Technological singularity

Rather than ‘hi-jacking’ the existing thread:-
“In Ten Years, Will You Own a PC, or Vice-versa?”

In futures studies, a technological singularity (often the Singularity) is a predicted future event believed to precede immense technological progress in an unprecedentedly brief time. Futurologists give varying predictions as to the extent of this progress, the speed at which it occurs, and the exact cause and nature of the event itself.

One school of thought centers around the writings of Vernor Vinge, in which he examines what I. J. Good (1965) described earlier as an “intelligence explosion.” Good predicts that if artificial intelligence reaches equivalence to human intelligence, it will soon become capable of augmenting its own intelligence with increasing effectiveness, far surpassing human intellect. In the 1980s, Vinge dubbed this event “the Singularity” and popularized the idea with lectures, essays, and science fiction. Vinge argues the Singularity will occur following creation of strong AI or sufficiently advanced intelligence amplification technologies such as brain-computer interfaces.

Another school, promoted heavily by Ray Kurzweil, claims that technological progress follows a pattern of exponential growth, suggesting rapid technological change in the 21st century and the singularity occurring in 2045. Kurzweil considers the advent of superhuman intelligence to be part of an overall exponential trend in human technological development seen originally in Moore’s Law and extrapolated into a general trend in Kurzweil’s own Law of Accelerating Returns.

While some regard the Singularity as a positive event and work to hasten its arrival, others view it as dangerous or undesirable. The most practical means for initiating the Singularity are debated, as are how (or whether) it can be influenced or avoided if dangerous.

When plotted on a logarithmic graph, 15 separate lists of paradigm shifts for key events in human history show an exponential trend. Lists prepared by, among others, Carl Sagan, Paul D. Boyer, Encyclopædia Britannica, American Museum of Natural History and University of Arizona, compiled by Ray Kurzweil

Interesting stuff, but…

The “Technological Singularity” hypothesis is itself a paradigm and, as such, subject to “shifts.”



I have doubts about “technological singularity” ever happening. All around me I see dumbing down of the masses. I also see fewer and fewer people entering the science faculties. When I was a science student, it was common to hear about a fellow student who had transferred to the Commerce faculty. Only three people in the top ten in my matric class went into the sciences. The rest did business science degrees. And one of those three, graduated top of his class in physics, changed his mind and became an actuary instead.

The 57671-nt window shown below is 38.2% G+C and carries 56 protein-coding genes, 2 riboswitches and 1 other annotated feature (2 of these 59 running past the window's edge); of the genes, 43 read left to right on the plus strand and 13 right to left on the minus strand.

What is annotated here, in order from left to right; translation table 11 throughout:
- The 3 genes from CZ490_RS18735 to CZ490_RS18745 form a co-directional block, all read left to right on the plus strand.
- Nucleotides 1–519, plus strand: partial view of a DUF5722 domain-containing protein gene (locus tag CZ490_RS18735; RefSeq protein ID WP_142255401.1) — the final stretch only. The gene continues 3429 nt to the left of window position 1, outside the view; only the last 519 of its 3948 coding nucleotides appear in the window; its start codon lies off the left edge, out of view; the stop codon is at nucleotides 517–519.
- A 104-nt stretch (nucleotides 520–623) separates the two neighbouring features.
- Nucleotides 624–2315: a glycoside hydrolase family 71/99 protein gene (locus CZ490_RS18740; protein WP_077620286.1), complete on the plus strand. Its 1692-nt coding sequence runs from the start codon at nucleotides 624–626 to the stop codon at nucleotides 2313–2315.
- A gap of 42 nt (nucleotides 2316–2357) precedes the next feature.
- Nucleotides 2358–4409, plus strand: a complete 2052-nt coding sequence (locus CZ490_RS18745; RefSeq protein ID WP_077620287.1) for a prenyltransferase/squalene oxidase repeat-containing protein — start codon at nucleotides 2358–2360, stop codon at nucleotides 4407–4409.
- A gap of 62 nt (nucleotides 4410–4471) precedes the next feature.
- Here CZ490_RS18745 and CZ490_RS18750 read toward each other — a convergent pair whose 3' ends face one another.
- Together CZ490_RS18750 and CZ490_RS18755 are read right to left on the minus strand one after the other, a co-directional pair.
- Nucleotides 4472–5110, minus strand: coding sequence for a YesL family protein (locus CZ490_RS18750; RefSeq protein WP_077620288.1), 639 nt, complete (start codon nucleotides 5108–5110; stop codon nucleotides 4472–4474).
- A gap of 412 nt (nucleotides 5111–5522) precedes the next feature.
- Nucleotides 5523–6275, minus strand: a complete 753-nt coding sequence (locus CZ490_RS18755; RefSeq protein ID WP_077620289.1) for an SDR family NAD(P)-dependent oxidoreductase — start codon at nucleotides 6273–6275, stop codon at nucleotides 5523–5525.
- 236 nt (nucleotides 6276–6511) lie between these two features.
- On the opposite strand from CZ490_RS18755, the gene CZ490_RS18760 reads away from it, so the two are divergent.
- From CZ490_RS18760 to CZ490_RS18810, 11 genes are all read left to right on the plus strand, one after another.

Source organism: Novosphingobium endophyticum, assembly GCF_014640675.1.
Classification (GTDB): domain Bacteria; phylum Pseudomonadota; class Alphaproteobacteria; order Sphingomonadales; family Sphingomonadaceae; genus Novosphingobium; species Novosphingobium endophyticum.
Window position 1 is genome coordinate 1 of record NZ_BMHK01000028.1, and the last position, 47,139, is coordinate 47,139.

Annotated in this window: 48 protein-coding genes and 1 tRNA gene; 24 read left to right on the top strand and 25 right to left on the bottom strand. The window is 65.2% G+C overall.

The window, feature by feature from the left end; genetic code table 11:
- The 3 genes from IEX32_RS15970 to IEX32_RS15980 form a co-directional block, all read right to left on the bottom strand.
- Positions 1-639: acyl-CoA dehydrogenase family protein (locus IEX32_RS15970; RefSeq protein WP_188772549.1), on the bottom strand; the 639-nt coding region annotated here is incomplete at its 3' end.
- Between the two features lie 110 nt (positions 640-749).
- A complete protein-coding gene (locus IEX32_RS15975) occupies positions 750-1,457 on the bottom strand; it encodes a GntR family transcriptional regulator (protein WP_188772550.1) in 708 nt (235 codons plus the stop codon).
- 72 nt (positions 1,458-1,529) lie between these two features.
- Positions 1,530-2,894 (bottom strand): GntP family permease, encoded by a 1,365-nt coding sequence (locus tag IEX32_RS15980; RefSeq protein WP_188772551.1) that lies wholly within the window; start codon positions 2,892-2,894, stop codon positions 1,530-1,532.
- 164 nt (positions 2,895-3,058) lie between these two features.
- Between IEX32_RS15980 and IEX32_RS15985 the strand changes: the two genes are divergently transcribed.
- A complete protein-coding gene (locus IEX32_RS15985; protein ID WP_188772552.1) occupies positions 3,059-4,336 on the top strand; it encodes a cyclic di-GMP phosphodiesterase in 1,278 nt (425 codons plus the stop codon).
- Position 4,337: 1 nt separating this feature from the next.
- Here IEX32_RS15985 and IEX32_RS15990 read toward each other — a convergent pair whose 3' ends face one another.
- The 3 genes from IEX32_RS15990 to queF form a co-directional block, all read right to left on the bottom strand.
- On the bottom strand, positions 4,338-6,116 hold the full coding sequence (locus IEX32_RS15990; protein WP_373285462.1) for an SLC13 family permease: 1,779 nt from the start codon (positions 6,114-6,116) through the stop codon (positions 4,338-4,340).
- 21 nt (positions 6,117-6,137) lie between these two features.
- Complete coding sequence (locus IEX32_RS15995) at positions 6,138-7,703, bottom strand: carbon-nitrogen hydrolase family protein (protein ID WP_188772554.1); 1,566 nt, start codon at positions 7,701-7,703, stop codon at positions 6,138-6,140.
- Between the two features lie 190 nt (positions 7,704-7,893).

The bright minds required to bring us to “technological singularity” are mostly absent. They are too busy making buckets of money. This, I believe, is a strong factor in delaying or preventing it.

The more I see of modern technology, the stupider it seems to me, and the further from any hint of ‘singularity’ (whatever that really means; the term seems a bit fuzzily defined.)

Perhaps I am just old-fashioned, but it seems to me that modern technology has achieved little more than adding processor-intensive bells and whistles to things, thus making them much harder to use without actually making them any better.

Micro$oft products are of course notorious for this. I find, for example, that the newest versions of their office software are all but unusable these days. Especially for me, who types with two fingers, thus necessitating me to look at the keyboard while I’m typing. So I type up this whole document in Afrikaans. When I look up, I notice that MS Word’s friendly autocorrect function has most considerately changed my entire document into English gibberish! It then took me half an hour to work out how to switch off a function I never bloody wanted in the first place, but paid for anyway.

Another example, from the exciting new world of the cell phone (a technology that only ten years ago, we all happily got along without): Three months after getting myself the simplest cell phone I could get hold of (because for cryin’ out loud, when I want a phone, I want a goddamn PHONE, not a particle accelerator/food processor/digital Bible combo with a phone possibly somewhere in there if you look hard enough), I am still struggling to work out its most basic functions. E.g. whenever I put new name and number in its phone book, it absolutely insists that I also choose a speed dial code for that number. So whenever I forget to lock the dial pad, I inevitably accidentally dial friends and acquaintances. In the meantime, there is apparently no list of my speed dial codes stored anywhere on the phone, so I don’t know which speed dial code to use for which friend anyway. Utterly useless, and a major annoyance.

Personally, there are few things I detest quite as much as machines thinking on my behalf, whether I want them to or not. And it looks to me like this marvelous, magical ‘singularity’ will in fact be little more than a world in which stupid, bureaucratic machines will do all my thinking for me and take complete control of my entire existence.

No thanks. I think in the end, the subsistence farmers out in the boondocks might actually turn out to have gotten the better deal.

Not that I really worry about it. I think we are many decades, and more probably, many centuries away from truly intelligent machines. I also suspect that such machines will turn out to inevitably suffer from all the weaknesses that humans suffer from, and thus turn out to be a waste of time and money.